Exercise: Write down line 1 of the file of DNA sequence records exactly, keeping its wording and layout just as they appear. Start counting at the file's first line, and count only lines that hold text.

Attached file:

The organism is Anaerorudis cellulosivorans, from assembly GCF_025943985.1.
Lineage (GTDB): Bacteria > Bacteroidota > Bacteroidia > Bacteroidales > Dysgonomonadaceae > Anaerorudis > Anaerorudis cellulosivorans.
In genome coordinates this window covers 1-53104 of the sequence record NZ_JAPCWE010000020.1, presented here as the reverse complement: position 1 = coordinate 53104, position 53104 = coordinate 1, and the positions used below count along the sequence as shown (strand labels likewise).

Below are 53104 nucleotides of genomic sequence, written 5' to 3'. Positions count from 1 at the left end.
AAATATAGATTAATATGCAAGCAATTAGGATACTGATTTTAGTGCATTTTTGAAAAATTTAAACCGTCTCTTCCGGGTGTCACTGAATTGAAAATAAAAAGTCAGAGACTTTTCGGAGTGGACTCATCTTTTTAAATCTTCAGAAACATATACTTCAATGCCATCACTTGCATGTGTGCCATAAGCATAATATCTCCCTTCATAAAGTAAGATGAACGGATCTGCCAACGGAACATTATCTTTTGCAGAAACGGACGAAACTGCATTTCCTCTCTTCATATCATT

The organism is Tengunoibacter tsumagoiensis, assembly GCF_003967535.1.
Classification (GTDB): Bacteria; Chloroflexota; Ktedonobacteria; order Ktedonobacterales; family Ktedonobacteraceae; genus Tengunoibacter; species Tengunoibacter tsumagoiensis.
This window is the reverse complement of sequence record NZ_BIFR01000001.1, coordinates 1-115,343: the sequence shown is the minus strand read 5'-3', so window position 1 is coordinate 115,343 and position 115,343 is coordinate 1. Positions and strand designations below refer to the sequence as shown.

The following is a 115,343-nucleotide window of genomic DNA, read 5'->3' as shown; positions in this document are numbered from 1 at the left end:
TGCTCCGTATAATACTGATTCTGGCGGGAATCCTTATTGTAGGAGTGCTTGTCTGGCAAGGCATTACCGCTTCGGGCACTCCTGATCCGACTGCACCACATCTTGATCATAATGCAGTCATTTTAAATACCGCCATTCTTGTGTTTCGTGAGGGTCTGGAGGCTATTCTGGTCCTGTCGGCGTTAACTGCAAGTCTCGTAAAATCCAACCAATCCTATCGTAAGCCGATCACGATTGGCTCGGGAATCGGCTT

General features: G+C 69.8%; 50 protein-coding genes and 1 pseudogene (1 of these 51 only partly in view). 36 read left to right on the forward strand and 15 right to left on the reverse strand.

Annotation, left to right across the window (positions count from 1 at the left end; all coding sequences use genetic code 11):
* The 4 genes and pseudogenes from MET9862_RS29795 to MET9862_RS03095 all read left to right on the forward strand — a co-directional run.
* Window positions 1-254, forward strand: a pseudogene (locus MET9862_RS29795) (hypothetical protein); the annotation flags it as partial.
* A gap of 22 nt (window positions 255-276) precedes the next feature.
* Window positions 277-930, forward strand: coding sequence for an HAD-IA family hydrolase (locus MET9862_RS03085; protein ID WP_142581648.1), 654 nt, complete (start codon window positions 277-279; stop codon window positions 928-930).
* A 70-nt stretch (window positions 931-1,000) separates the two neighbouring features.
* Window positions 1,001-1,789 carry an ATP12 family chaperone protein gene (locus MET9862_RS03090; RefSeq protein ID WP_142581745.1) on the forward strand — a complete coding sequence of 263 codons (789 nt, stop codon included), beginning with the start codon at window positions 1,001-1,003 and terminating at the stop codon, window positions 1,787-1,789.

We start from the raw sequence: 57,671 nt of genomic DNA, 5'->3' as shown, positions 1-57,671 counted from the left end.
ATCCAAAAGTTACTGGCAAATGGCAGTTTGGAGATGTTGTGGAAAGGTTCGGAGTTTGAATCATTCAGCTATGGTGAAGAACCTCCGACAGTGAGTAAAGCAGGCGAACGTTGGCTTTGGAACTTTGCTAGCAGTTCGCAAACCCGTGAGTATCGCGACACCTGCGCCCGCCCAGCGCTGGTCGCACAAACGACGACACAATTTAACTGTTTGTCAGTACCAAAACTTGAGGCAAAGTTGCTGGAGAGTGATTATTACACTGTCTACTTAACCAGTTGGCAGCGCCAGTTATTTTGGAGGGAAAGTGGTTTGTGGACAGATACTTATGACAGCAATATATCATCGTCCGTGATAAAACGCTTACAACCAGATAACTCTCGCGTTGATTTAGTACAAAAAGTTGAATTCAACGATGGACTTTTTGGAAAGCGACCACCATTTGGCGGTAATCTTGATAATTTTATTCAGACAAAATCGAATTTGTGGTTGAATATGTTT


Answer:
The organism is Anaerorudis cellulosivorans, from assembly GCF_025943985.1.